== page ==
If necessary, do talk to someone. Be it a friend, counselor or a therapist. Hypnosis and meditation may help some cases as a way to train the mind, while different forms of psychotherapy can be very beneficial.
    Similarly always ask yourself "How can I learn from this memory" or "How can I use this memory to improve my life?" in order to use the memory as a tool for the cases when your mind is trying to tell you something. Ask other people you respect for their advice and opinions, as so often they have experienced some oppression that memories have caused and gain insight from what they did to deal with them. So often once you have built from it, it no longer has relevance or importance.
    While it does sound more and more like a cliché, by "living in the moment" gives you focus and awareness here and now, so memories are far less likely to occur and you can deal quickly with the ones that do.
    While it does sound more and more like a cliché, by "living in the moment" gives you focus and awareness here and now, so memories are far less likely to occur and you can deal quickly with the ones that do.
    There is a subtle gem of wisdom behind the old quote that in order to gain something, you must lose something. In this case, you must lose your desire to continue to struggle against, or lose your attachment of that memory. It may seem mindless repetition, but in order to gain freedom of it, you just have to let it go. Only you can set yourself free.
  7. Create a memorable gesture to replace the memory or develop means that you can use either personally or symbolically to let go. This method is useful for the more stubborn memory addictions.
    A good example is picturing or imagining the thing you want to forget as a snapshot Polaroid, and then imagining yourself setting that picture on fire. Focus on the edges turning brown and curling, before turning black and crumbling away, with the fire eating inwards until the picture is gone. It may sound like hokum, but it is a symbolic gesture that can help you to mentally move away from the memory, thinking of it as something that's been and gone, now its ashes blown away by the wind.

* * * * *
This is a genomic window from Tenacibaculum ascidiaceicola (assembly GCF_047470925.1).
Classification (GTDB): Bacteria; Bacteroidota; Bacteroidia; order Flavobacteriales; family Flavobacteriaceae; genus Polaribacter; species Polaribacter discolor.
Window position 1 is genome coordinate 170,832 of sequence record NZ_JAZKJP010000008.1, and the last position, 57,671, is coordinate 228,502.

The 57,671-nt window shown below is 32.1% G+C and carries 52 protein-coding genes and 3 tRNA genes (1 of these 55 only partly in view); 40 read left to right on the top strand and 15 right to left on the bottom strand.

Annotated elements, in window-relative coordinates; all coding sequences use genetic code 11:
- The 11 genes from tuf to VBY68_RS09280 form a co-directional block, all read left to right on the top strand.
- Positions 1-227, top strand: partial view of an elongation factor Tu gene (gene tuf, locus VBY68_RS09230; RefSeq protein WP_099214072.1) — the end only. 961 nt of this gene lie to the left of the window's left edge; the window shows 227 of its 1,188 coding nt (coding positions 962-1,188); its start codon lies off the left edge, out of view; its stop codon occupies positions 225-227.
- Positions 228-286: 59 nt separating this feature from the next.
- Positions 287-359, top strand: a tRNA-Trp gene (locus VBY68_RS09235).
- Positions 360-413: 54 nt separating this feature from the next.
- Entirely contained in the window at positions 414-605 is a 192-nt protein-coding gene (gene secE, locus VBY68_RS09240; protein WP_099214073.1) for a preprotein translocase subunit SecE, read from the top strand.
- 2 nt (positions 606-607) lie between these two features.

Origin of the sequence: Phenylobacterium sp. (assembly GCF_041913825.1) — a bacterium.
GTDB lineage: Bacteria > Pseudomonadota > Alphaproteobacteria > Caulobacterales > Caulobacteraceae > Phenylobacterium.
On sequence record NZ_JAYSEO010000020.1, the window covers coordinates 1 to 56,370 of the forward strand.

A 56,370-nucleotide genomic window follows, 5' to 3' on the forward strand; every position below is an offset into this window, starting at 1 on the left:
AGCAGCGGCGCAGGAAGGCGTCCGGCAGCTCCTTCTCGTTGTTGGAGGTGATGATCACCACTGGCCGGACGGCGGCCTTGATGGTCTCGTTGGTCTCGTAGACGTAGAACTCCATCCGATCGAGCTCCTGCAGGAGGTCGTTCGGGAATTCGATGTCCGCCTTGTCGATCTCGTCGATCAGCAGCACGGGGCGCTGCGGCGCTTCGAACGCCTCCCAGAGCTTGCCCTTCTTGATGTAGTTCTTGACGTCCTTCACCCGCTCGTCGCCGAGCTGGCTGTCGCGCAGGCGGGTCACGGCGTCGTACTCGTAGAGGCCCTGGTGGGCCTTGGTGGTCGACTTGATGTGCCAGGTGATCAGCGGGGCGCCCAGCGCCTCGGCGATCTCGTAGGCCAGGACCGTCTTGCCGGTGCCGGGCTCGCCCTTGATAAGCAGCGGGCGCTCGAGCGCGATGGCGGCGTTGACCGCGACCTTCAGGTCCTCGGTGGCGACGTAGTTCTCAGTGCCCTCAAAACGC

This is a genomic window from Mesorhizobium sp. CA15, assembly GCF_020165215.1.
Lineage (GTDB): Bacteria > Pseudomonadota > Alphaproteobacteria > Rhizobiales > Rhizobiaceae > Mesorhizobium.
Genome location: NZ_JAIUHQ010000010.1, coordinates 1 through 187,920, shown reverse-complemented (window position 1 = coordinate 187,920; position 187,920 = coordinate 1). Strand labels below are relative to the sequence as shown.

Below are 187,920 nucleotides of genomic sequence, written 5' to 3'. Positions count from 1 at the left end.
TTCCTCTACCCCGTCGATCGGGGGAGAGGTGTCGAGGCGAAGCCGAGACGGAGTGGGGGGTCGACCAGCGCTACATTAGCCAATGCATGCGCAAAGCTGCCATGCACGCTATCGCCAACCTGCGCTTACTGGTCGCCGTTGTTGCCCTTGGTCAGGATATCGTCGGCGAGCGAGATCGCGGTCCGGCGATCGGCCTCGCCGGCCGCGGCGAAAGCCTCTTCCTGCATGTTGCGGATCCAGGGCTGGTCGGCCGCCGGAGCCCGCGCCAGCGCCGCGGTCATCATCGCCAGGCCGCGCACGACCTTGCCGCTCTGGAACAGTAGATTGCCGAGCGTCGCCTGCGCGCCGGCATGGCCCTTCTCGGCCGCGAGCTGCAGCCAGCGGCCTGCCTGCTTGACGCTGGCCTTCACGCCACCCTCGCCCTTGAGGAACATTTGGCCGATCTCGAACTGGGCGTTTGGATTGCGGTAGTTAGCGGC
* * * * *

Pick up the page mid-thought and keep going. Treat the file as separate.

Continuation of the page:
8. Endeavour to stop wanting to have anything to do with the object or theme, if it is something that you cannot build anything from. You can lose interest in it, become disenchanted with it, and/or remind yourself the benefit of letting go. This is the hard part as it's like removing a much loved toy from a child – the child is not going to enjoy it but eventually the child will become accustomed to putting their toys away. It's really the same thing, you must put your memories away by being prepared to put them away and move on. As this can take time, be patient and kind with yourself.


http://www.wikihow.com/Purposefully-Forget-Things